Children Donate Funds to Buy 5,400 Bed Nets for Congo

CHICAGO, IL (September 30, 2010) – Children across the Evangelical Covenant Church contributed more than $54,000 to the “Bed Nets for Life” Children’s Service Project.

The funds generally were collected during Vacation Bible School (VBS) programs and will provide mosquito nets for children in the Democratic Republic of Congo to prevent the spread of malaria. Each net costs $10.

“One of the great things about the Children’s Service Projects is that it serves as a catalyst for children across the globe to impact each other,” says Steve Burger, director of children, adult, and family ministries for the Department of Christian Formation. The department sponsors the project in cooperation with Covenant World Relief.

“As the children in North America read stories of faith amidst struggle among children in the most destitute places in the world, their hearts are impacted,” says Burger. And as the children in North America spearhead giving, they provide hope and opportunity to children in areas marked by the cycle of poverty.”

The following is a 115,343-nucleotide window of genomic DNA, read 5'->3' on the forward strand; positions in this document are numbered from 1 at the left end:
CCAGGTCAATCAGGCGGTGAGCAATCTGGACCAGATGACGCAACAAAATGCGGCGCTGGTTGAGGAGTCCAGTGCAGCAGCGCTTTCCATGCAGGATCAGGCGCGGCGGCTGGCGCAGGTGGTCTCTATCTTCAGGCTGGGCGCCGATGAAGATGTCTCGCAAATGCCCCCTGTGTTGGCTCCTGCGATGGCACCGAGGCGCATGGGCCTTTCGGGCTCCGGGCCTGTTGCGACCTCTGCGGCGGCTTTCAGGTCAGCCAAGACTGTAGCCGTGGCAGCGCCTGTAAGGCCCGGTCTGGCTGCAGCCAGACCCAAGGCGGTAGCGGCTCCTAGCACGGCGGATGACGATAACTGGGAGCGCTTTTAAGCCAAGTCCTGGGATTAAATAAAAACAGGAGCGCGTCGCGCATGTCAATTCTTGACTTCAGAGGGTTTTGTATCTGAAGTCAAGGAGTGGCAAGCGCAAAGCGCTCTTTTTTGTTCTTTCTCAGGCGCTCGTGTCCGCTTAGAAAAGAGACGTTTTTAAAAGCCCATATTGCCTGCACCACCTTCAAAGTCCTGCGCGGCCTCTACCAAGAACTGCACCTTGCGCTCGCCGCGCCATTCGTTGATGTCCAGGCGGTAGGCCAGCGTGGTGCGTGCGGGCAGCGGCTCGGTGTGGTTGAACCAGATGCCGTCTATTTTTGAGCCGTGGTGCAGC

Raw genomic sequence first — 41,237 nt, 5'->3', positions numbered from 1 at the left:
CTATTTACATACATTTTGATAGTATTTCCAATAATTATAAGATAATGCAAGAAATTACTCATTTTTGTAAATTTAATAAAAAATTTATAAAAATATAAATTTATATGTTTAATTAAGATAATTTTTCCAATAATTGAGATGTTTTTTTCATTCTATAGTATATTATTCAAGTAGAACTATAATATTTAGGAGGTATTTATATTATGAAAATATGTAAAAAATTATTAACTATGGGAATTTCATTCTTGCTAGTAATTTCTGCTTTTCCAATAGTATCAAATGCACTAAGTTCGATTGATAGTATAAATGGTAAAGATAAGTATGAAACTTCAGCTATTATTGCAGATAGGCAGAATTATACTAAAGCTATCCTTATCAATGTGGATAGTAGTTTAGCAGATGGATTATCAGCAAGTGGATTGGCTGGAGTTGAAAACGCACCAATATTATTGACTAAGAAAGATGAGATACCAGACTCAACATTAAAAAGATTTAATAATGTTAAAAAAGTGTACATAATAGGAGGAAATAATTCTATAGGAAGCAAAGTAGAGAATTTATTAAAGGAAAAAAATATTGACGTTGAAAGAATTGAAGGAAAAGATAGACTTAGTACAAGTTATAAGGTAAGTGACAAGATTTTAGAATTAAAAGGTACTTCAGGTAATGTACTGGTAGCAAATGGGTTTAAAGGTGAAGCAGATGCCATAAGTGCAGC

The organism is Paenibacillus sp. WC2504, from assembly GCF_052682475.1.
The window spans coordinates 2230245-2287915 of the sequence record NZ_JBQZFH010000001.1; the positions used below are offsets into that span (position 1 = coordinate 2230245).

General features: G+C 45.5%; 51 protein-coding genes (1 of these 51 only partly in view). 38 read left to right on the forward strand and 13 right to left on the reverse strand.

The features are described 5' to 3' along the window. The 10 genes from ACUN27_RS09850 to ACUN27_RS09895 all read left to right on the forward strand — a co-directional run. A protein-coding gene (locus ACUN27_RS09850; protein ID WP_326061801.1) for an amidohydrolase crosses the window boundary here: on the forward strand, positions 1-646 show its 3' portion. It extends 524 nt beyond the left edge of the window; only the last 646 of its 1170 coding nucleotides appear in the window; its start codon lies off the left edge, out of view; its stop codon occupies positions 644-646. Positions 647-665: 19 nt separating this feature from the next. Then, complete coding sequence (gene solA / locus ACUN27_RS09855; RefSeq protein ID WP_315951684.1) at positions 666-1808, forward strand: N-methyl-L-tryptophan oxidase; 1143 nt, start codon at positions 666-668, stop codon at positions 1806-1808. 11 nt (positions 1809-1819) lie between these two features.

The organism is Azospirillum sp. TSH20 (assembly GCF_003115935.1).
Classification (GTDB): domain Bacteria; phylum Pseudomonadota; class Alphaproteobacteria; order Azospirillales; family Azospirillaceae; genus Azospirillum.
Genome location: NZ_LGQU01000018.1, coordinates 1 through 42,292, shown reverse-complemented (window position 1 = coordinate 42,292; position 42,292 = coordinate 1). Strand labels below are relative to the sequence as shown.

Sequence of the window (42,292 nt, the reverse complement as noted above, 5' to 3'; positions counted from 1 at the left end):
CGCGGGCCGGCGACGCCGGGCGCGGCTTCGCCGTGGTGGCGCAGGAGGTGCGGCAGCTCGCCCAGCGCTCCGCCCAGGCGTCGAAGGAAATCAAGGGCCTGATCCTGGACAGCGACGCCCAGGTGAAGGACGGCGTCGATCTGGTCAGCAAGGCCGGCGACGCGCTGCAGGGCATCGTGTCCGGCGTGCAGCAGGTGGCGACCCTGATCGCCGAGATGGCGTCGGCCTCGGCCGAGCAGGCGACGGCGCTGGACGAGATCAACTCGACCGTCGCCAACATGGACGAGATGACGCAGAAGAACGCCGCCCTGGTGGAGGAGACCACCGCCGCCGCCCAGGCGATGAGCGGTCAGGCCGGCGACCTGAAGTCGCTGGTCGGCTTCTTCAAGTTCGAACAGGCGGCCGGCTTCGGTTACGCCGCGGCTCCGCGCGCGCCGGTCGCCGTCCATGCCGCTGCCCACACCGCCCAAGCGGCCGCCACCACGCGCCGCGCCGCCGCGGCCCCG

Children attending a nine-day VBS at Modesto Covenant Church donated 2,505 pounds of pennies ($3,670), says Meilynne McKenzie, children’s ministry director. More than 800 children participated in the VBS program (see accompanying photo).

The students were divided into two groups throughout the VBS and encouraged to bring coins for the “penny contest.” New totals were announced every morning.

More than competition motivated the students. Each day during the morning’s gathering program, the children heard a story about a child from Congo. As they followed the story, the students learned more about the people they were helping.

“They love missions now,” says McKenzie.

Malaria is the largest killer of children under the age of five in Congo. The mosquito-borne illness kills 900,000 people worldwide each, according to the World Health Organization (WHO). Nearly 243 million cases were reported in 2009.

Bed nets have helped some countries cut the incidence of malaria by 50 percent, according to a 2009 WHO report.

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